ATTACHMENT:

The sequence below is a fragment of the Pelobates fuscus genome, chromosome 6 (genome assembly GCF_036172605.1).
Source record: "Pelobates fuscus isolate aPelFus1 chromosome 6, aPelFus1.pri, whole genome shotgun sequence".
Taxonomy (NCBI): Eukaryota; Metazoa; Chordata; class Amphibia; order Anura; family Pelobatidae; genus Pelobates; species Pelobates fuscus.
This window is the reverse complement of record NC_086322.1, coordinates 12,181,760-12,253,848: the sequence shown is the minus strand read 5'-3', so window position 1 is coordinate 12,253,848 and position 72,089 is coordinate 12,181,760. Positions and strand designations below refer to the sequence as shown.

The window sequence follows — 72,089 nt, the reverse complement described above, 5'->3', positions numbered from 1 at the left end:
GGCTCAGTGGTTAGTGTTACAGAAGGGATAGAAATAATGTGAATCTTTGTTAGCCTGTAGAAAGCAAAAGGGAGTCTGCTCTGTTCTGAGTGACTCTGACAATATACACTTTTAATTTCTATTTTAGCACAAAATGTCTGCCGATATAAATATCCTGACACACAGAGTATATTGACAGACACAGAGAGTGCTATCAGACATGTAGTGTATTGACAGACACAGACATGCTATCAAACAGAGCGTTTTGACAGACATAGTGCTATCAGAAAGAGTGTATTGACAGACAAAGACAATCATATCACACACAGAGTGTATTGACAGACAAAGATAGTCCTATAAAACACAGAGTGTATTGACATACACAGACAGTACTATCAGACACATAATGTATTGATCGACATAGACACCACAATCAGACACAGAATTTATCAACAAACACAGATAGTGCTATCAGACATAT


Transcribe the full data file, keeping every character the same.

The sequence below is a fragment of the Pelobates fuscus genome, chromosome 6 (genome assembly GCF_036172605.1).
Source record: "Pelobates fuscus isolate aPelFus1 chromosome 6, aPelFus1.pri, whole genome shotgun sequence".
Taxonomy (NCBI): Eukaryota; Metazoa; Chordata; class Amphibia; order Anura; family Pelobatidae; genus Pelobates; species Pelobates fuscus.
This window is the reverse complement of record NC_086322.1, coordinates 12,181,760-12,253,848: the sequence shown is the minus strand read 5'-3', so window position 1 is coordinate 12,253,848 and position 72,089 is coordinate 12,181,760. Positions and strand designations below refer to the sequence as shown.

The window sequence follows — 72,089 nt, the reverse complement described above, 5'->3', positions numbered from 1 at the left end:
GGCTCAGTGGTTAGTGTTACAGAAGGGATAGAAATAATGTGAATCTTTGTTAGCCTGTAGAAAGCAAAAGGGAGTCTGCTCTGTTCTGAGTGACTCTGACAATATACACTTTTAATTTCTATTTTAGCACAAAATGTCTGCCGATATAAATATCCTGACACACAGAGTATATTGACAGACACAGAGAGTGCTATCAGACATGTAGTGTATTGACAGACACAGACATGCTATCAAACAGAGCGTTTTGACAGACATAGTGCTATCAGAAAGAGTGTATTGACAGACAAAGACAATCATATCACACACAGAGTGTATTGACAGACAAAGATAGTCCTATAAAACACAGAGTGTATTGACATACACAGACAGTACTATCAGACACATAATGTATTGATCGACATAGACACCACAATCAGACACAGAATTTATCAACAAACACAGATAGTGCTATCAGACATAT